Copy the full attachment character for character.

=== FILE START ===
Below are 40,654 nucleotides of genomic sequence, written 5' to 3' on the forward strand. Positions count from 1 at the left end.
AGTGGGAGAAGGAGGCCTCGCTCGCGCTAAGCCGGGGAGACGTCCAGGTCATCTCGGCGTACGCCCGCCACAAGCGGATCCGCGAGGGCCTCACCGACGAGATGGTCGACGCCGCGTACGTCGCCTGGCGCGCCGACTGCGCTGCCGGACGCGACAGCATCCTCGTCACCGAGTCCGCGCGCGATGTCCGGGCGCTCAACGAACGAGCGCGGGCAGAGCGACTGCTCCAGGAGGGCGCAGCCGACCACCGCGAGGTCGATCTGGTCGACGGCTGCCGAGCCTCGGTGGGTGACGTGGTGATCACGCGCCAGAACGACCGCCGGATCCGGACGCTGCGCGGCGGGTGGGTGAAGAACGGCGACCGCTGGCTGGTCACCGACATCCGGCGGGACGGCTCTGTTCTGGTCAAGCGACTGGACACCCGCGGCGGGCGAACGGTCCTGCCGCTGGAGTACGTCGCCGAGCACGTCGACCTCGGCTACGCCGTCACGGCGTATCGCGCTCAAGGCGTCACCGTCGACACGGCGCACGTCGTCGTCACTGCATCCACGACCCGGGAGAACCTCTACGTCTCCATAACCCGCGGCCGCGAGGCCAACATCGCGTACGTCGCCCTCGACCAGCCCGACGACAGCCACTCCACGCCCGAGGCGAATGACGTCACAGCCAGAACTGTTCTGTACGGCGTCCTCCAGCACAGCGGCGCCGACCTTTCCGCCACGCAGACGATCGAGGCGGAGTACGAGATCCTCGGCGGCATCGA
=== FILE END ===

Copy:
Below are 40,654 nucleotides of genomic sequence, written 5' to 3' on the forward strand. Positions count from 1 at the left end.
AGTGGGAGAAGGAGGCCTCGCTCGCGCTAAGCCGGGGAGACGTCCAGGTCATCTCGGCGTACGCCCGCCACAAGCGGATCCGCGAGGGCCTCACCGACGAGATGGTCGACGCCGCGTACGTCGCCTGGCGCGCCGACTGCGCTGCCGGACGCGACAGCATCCTCGTCACCGAGTCCGCGCGCGATGTCCGGGCGCTCAACGAACGAGCGCGGGCAGAGCGACTGCTCCAGGAGGGCGCAGCCGACCACCGCGAGGTCGATCTGGTCGACGGCTGCCGAGCCTCGGTGGGTGACGTGGTGATCACGCGCCAGAACGACCGCCGGATCCGGACGCTGCGCGGCGGGTGGGTGAAGAACGGCGACCGCTGGCTGGTCACCGACATCCGGCGGGACGGCTCTGTTCTGGTCAAGCGACTGGACACCCGCGGCGGGCGAACGGTCCTGCCGCTGGAGTACGTCGCCGAGCACGTCGACCTCGGCTACGCCGTCACGGCGTATCGCGCTCAAGGCGTCACCGTCGACACGGCGCACGTCGTCGTCACTGCATCCACGACCCGGGAGAACCTCTACGTCTCCATAACCCGCGGCCGCGAGGCCAACATCGCGTACGTCGCCCTCGACCAGCCCGACGACAGCCACTCCACGCCCGAGGCGAATGACGTCACAGCCAGAACTGTTCTGTACGGCGTCCTCCAGCACAGCGGCGCCGACCTTTCCGCCACGCAGACGATCGAGGCGGAGTACGAGATCCTCGGCGGCATCGA